• Think globally before it’s too late
Think globally before it’s too late
This letter is in regards to the telescope controversy on Mauna Kea and Haleakala, the Fukushima Daiichi nuclear disaster and the environment as a whole.
These telescopes are vital for research (especially atmospheric) which will benefit our planet as a whole in the long run. I emphasize “benefit our planet as a whole.” We have to think globally morethan ever.
I wish the protesters would put their voices and energy in support behind real important issues like President Obama’s major climate change plan this past Sunday aimed at a large reduction ingreenhouse gas emissions from our nation’s coal-burning power plants.
Our president needs all the support he can get. Period. Another vital issue is the Fukushima Daiichi nuclear disaster. This ongoing nuclear power plant nightmare is not going away.
Why has the media buried it? You hardly hear anything about it anymore. More than ever, people need to pressure world governments to help the Japanese get a grip on this ongoing tragedy. Thiseffects our planet as a whole. Think oceans, atmosphere, the fish and other food we eat, etc. People should personally emphasize conservation and alternative energy as well as pressuringgovernment officials to pass legislation to help the environment. And this especially means addressing the ongoing Fukushima disaster. In concluding, the tone of this letter is to think globally.Without a clean environment, we have nothing, especially future generations.
Gary Saylin, Davis, California
Well, Kauai did win its 12th consecutive state championship!
This time it took place in quite unorthodox fashion. At the end of the competition on Saturday afternoon in Kona, scores were tallied and Oahu was declared the winner. The Oahu team exploded with an appropriately joyful (in fact ecstatic) celebration when the results were announced, and the victors’ trophy — which Kauai has had on display in our fire administration offices for the last 11 years — was gracefully handed over to them. I am proud to report that our Kauai kids and coaches were very graceful in defeat, tipping our hats to the deserving victors before embarking for our flight home. During the flight and upon arrival on Kauai you didn’t see a bunch of downcast kids, even though there was some sting in the loss of our title. Rather you saw a happy and playful bunch who knew they had given it their very best.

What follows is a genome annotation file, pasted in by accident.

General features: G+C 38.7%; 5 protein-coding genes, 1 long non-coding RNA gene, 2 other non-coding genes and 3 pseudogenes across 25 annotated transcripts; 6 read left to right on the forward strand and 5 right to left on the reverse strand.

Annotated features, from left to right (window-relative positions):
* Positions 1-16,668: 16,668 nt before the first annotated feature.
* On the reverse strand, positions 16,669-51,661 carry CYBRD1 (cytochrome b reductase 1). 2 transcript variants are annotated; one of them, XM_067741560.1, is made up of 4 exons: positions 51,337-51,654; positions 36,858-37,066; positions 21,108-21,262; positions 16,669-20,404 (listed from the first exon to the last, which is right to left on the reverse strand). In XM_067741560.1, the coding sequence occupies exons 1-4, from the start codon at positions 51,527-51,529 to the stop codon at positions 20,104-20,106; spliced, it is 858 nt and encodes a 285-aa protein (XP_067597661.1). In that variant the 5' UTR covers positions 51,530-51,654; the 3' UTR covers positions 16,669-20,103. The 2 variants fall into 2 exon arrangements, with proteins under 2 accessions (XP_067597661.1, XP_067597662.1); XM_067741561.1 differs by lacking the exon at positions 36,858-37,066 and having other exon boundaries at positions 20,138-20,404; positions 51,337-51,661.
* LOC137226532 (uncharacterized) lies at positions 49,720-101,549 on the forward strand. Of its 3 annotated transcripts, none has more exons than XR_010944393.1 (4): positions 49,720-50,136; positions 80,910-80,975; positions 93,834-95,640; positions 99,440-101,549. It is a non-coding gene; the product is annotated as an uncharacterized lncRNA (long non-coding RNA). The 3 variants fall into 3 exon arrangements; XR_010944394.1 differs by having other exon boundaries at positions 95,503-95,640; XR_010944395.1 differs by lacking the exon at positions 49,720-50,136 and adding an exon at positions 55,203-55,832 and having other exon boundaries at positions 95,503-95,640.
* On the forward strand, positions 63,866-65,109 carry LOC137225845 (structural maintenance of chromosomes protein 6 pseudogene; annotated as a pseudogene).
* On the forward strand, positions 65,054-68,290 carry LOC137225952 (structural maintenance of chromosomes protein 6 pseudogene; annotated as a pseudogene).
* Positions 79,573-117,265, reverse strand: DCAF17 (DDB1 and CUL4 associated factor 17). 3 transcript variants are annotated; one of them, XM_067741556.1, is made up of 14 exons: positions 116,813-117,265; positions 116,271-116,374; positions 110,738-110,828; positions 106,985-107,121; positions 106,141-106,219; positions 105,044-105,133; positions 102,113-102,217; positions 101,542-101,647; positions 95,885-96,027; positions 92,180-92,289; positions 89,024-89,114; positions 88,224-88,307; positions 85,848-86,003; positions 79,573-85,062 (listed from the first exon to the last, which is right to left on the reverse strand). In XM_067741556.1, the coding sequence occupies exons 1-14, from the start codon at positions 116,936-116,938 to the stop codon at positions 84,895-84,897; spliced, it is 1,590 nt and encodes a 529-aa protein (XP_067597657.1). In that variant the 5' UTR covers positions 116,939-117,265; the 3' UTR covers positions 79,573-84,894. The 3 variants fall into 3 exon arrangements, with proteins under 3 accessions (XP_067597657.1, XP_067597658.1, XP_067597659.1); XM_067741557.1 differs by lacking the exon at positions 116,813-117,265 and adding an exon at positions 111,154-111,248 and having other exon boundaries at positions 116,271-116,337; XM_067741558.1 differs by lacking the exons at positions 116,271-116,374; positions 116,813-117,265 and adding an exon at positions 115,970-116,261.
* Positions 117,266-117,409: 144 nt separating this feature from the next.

Then, Sunday around noon our Ocean Safety Supervisor Kalani Vierra received a call from the official scorekeepers. Tabulation errors had been discovered and Kauai turned out to be the narrow winner! Oahu was second, Big Island was a very competitive third, and Maui was fourth albeit with some great performances and champions in a number of events. By all accounts the day of competition was the best ever and the big winners were all of our youth from all the Hawaiian islands.
The Big Island proved to be a fabulous host, and supporters from all the islands enjoyed not only the competition but also the camaraderie and aloha as they watched Hawaii’s youth compete with all their hearts. Kauai’s supporters included Fire Chief Westerman and his wife Ann. All the islands had supporters who believe in the value of the statewide (and nationwide for that matter) Junior Lifeguard program, both the competition aspect of it as well as the overall program which trained and guided and coached over 400 kids on Kauai alone.
The supporters’ shared pride and values were a happy partner to the fierce competition taking place on Hapuna beach and in her waters. We are hoping that the state of Hawaii will field a team in the 2016 National Championships, putting together a team of stars from all the islands.
Monty Downs, M.D., President, Kauai Lifeguard Association